The government is speeding up the abolition of the Ministry of Gender Equality and Family, a pledge made by President Yoon Suk-yeol when he was a presidential candidate.
The Ministry of the Interior and Safety said Wednesday that it is preparing a reform plan of the government organization law, focusing on abolishing the Gender Ministry. If approved, the plans will see the Gender Ministry become a division under the Ministry of Health and Welfare.
Vice Minister Han Chang-seob reported the government’s reorganization plan to the leaders of the main opposition Democratic Party of Korea, including floor leader Park Hong-keun.
The ruling People Power Party and the government have been considering transferring the main roles and functions played by the Gender Ministry to the Health and Welfare Ministry’s new headquarters since Yoon took office.
The Democratic Party, however, remains cautious.
Democratic Party spokesperson Oh Young-hwan told reporters after the report, "We clearly conveyed serious concerns that its bargaining power with other ministries could be weaker when (the Gender Minister) was demoted to the vice minister-level, because the minister is not a member of the State Council."
The spokesperson added that while his party “does not necessarily insist” on keeping the ministry’s name, “crimes against women, such as the stalking murder at Sindang Station, are still repeating, and the United Nations also recommends that there be an independent ministry related to gender equality."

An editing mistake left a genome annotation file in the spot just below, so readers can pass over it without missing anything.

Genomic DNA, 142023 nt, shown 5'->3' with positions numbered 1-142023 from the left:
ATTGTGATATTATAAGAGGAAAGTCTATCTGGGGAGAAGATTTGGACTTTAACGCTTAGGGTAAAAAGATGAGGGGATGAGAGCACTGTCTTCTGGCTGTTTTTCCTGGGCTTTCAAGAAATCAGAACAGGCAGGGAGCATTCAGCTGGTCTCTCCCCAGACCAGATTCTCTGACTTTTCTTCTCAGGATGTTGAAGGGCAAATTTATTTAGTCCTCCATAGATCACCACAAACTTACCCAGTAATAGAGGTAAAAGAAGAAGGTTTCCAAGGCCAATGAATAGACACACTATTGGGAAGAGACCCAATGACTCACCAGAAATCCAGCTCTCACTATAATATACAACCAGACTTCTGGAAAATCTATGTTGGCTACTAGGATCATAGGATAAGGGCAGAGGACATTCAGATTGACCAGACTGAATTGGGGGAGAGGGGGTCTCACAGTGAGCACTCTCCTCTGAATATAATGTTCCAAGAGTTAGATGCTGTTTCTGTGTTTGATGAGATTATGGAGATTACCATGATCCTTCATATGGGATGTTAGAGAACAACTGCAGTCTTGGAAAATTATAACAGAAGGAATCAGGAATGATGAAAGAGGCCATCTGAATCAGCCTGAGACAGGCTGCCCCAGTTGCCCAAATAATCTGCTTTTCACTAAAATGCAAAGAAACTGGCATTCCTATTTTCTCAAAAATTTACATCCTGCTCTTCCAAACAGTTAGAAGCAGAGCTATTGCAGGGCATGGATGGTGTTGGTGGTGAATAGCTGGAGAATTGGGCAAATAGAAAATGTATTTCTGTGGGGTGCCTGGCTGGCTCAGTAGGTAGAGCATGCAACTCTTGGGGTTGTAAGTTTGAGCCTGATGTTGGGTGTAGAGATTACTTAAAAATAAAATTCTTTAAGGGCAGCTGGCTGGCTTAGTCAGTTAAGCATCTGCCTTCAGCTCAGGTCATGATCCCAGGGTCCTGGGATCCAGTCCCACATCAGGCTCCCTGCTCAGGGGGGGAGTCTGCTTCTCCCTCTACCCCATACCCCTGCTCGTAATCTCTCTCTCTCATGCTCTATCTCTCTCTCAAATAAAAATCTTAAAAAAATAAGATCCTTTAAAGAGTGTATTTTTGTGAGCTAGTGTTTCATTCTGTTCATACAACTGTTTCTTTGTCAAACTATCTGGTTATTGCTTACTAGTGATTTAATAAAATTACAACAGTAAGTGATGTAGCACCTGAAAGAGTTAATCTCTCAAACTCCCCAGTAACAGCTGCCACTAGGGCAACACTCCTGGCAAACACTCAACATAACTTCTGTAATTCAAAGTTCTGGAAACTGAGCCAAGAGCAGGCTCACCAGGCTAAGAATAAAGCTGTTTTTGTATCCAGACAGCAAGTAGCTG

Gender Equality Minister Kim Hyun-sook confirmed the abolition of the ministry and said that it was coordinating details with the Ministry of the Interior and Safety in a local radio interview on Wednesday morning.
When asked about the discussion within the government about the abolition, Minister Kim said, "It is not completely over yet," adding that ministry was “fine-tuning with the Interior Ministry."
To the question of whether the core functions of the Gender Ministry would be transferred entirely to the Health and Welfare Ministry, rather than several bodies, Minister Kim replied, “In general, it is possible to do so.”
It was not specified what the core functions were, but the ministry has some roles that do not directly relate to gender equality, such as refugee assistance and specific areas of support for foreign residents
Regarding the reason for abolishing the ministry, she said, “I have been working as a minister for four months and (I found) that there are very few things that the ministry can do in its current form.” She added that she thought it’d be better to change the ministry “to a bigger frame.”